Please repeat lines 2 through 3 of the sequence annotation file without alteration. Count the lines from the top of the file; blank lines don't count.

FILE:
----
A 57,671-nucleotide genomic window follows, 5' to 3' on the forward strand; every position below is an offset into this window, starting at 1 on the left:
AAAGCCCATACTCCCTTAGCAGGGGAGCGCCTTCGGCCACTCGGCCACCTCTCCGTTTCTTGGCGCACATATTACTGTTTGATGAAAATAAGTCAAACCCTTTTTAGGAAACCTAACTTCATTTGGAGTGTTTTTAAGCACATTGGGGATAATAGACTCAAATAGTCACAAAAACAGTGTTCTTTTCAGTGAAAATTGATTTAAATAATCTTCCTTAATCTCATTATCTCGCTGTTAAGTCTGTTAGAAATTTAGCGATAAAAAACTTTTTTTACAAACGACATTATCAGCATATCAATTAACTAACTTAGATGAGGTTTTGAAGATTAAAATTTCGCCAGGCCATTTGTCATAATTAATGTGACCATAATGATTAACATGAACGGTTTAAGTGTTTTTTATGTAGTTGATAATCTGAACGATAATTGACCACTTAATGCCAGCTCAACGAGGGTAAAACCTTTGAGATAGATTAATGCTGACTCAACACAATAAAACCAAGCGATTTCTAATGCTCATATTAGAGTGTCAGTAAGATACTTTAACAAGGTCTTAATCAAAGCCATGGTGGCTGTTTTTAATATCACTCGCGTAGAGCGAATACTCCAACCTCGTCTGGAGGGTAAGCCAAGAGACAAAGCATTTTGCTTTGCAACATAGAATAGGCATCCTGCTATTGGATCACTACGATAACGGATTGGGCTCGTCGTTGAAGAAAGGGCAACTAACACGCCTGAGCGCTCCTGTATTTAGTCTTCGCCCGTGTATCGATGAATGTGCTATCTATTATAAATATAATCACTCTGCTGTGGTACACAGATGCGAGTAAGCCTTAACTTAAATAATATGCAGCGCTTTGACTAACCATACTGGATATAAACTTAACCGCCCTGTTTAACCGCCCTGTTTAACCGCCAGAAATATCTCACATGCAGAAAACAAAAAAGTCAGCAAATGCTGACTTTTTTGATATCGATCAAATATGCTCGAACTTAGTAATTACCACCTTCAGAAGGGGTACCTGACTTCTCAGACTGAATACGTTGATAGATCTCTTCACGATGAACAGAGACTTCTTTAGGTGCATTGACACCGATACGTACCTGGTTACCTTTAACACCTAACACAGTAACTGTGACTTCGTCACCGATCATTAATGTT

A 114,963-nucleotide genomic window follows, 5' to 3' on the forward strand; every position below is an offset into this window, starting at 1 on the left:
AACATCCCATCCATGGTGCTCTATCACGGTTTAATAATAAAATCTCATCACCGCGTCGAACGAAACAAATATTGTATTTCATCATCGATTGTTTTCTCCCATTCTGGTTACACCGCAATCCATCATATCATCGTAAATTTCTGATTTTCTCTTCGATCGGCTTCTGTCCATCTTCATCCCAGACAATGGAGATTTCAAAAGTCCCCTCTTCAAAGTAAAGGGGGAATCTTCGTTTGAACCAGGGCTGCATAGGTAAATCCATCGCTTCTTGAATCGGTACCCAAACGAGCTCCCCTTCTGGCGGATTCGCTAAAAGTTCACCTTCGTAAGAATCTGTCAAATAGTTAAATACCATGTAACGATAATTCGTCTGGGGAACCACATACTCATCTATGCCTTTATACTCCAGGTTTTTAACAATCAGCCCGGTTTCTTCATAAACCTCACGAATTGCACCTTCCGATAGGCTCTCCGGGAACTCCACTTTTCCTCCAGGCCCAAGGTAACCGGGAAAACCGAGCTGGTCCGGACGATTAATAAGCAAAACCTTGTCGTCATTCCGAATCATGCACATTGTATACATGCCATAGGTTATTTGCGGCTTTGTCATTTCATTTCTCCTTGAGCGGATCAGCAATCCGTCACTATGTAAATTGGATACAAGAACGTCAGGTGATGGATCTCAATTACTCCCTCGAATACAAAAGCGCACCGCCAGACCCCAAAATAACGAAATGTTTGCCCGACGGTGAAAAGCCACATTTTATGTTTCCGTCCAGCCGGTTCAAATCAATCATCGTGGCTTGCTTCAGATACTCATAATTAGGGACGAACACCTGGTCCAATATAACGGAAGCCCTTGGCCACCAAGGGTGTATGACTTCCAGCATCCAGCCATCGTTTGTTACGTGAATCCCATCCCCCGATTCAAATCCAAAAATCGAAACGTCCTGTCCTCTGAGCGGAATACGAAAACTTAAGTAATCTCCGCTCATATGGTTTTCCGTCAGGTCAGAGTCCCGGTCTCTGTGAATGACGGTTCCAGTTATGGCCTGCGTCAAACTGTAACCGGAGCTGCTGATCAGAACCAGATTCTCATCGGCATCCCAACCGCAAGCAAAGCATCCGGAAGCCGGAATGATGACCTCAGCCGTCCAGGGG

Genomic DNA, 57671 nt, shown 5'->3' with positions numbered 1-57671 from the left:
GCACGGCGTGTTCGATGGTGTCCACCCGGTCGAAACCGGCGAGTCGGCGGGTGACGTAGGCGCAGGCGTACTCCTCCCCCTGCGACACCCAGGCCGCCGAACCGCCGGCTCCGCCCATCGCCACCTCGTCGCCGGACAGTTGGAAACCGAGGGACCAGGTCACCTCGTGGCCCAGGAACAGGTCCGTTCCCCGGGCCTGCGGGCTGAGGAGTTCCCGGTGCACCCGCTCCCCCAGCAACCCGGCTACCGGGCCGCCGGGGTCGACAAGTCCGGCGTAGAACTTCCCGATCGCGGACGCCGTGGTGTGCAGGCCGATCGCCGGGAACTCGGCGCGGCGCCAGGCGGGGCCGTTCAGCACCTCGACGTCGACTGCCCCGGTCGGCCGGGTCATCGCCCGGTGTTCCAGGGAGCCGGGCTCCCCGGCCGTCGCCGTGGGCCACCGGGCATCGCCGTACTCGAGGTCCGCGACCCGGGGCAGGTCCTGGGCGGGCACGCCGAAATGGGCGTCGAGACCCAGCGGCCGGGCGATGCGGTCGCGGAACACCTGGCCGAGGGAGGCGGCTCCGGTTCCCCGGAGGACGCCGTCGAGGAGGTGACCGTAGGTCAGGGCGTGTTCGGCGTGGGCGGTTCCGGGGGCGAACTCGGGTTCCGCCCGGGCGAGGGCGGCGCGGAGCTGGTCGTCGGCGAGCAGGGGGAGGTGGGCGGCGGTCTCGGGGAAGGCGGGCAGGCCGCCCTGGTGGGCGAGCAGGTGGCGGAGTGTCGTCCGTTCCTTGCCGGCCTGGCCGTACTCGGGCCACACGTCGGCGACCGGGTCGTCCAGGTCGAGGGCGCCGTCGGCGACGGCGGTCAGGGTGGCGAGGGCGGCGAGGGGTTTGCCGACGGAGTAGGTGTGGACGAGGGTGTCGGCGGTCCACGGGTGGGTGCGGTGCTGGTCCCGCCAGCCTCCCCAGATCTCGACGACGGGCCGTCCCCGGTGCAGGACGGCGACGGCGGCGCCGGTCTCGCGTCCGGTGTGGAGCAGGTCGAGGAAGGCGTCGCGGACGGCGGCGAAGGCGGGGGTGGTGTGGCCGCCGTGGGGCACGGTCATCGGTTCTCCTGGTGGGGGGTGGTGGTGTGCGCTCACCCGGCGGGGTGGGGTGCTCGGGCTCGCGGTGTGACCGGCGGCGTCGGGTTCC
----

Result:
AAAGCCCATACTCCCTTAGCAGGGGAGCGCCTTCGGCCACTCGGCCACCTCTCCGTTTCTTGGCGCACATATTACTGTTTGATGAAAATAAGTCAAACCCTTTTTAGGAAACCTAACTTCATTTGGAGTGTTTTTAAGCACATTGGGGATAATAGACTCAAATAGTCACAAAAACAGTGTTCTTTTCAGTGAAAATTGATTTAAATAATCTTCCTTAATCTCATTATCTCGCTGTTAAGTCTGTTAGAAATTTAGCGATAAAAAACTTTTTTTACAAACGACATTATCAGCATATCAATTAACTAACTTAGATGAGGTTTTGAAGATTAAAATTTCGCCAGGCCATTTGTCATAATTAATGTGACCATAATGATTAACATGAACGGTTTAAGTGTTTTTTATGTAGTTGATAATCTGAACGATAATTGACCACTTAATGCCAGCTCAACGAGGGTAAAACCTTTGAGATAGATTAATGCTGACTCAACACAATAAAACCAAGCGATTTCTAATGCTCATATTAGAGTGTCAGTAAGATACTTTAACAAGGTCTTAATCAAAGCCATGGTGGCTGTTTTTAATATCACTCGCGTAGAGCGAATACTCCAACCTCGTCTGGAGGGTAAGCCAAGAGACAAAGCATTTTGCTTTGCAACATAGAATAGGCATCCTGCTATTGGATCACTACGATAACGGATTGGGCTCGTCGTTGAAGAAAGGGCAACTAACACGCCTGAGCGCTCCTGTATTTAGTCTTCGCCCGTGTATCGATGAATGTGCTATCTATTATAAATATAATCACTCTGCTGTGGTACACAGATGCGAGTAAGCCTTAACTTAAATAATATGCAGCGCTTTGACTAACCATACTGGATATAAACTTAACCGCCCTGTTTAACCGCCCTGTTTAACCGCCAGAAATATCTCACATGCAGAAAACAAAAAAGTCAGCAAATGCTGACTTTTTTGATATCGATCAAATATGCTCGAACTTAGTAATTACCACCTTCAGAAGGGGTACCTGACTTCTCAGACTGAATACGTTGATAGATCTCTTCACGATGAACAGAGACTTCTTTAGGTGCATTGACACCGATACGTACCTGGTTACCTTTAACACCTAACACAGTAACTGTGACTTCGTCACCGATCATTAATGTT

A 114,963-nucleotide genomic window follows, 5' to 3' on the forward strand; every position below is an offset into this window, starting at 1 on the left: